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The cheers and applause from Sentara Obici Hospital staff is loud and uninterrupted. 

One nurse pushes a man in a wheelchair toward the door down an aisle formed by two lines of clapping health care workers, all in scrubs and face masks. The man waves as he makes his way out of the hospital for the first time in weeks.

Sentara shared a video of the informal ceremony on social media. The patient, whose identity is not being released at his request, was the first patient admitted to Obici’s intensive care unit to be treated for COVID-19.

“I think it’s really important to show that stuff right now especially because everyone in the general public is really on edge,” said Kyle Bryan, an ICU nurse at the hospital in Suffolk. “It’s good to get some good news.”

The patient who went home in the video was “near death,” said Coleen Santa Ana, president of Obici Hospital. He spent weeks in the hospital. 

Right now, about half of Obici’s ICU beds are full with patients who have COVID-19 or are waiting on test results, said ICU nurse Ashley Atkinson.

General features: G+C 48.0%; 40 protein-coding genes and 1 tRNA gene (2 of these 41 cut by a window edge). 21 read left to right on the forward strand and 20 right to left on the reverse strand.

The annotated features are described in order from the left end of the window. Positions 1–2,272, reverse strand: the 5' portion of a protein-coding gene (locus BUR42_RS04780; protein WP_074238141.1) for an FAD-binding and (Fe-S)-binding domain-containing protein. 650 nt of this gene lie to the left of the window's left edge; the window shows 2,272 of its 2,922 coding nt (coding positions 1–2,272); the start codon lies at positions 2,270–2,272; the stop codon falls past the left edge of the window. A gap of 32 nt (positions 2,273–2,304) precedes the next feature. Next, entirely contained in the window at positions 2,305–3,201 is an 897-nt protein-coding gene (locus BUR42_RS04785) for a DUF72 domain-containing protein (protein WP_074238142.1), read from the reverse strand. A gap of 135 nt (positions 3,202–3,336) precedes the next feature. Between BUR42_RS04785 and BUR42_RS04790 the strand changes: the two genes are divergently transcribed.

Many of those patients experience respiratory distress because of the illness, Atkinson said.

Nurses and other health care professionals everywhere are anticipating dramatic spikes in the number of patients who will require intensive care because of COVID-19. They are caring for patients during a widespread shortage of personal protective equipment, like masks, suitable to protect them from illnesses that can be transferred through respiratory droplets – like COVID-19.

Because visitor policies have changed to slow the spread of the virus, Bryan said he often finds himself helping patients feel connected to their families.

“We are the ones that are there for them, not just medically, but for support, you know, emotionally because their family can’t be with them,” he said. “That’s the biggest factor that’s changed.”

Despite the stress, Atkinson said she thinks people are finally starting to understand the work nurses like her do every day.

“I feel like people are recognizing our hard work,” she said. “I hope people realize that what we’re doing now is what we’ve always done. We’ve always worked our hardest to get patients better so they can get out of here and be with their families and their loved ones."

A note of transparency: Sentara Healthcare is among WHRO Public Media's corporate sponsors.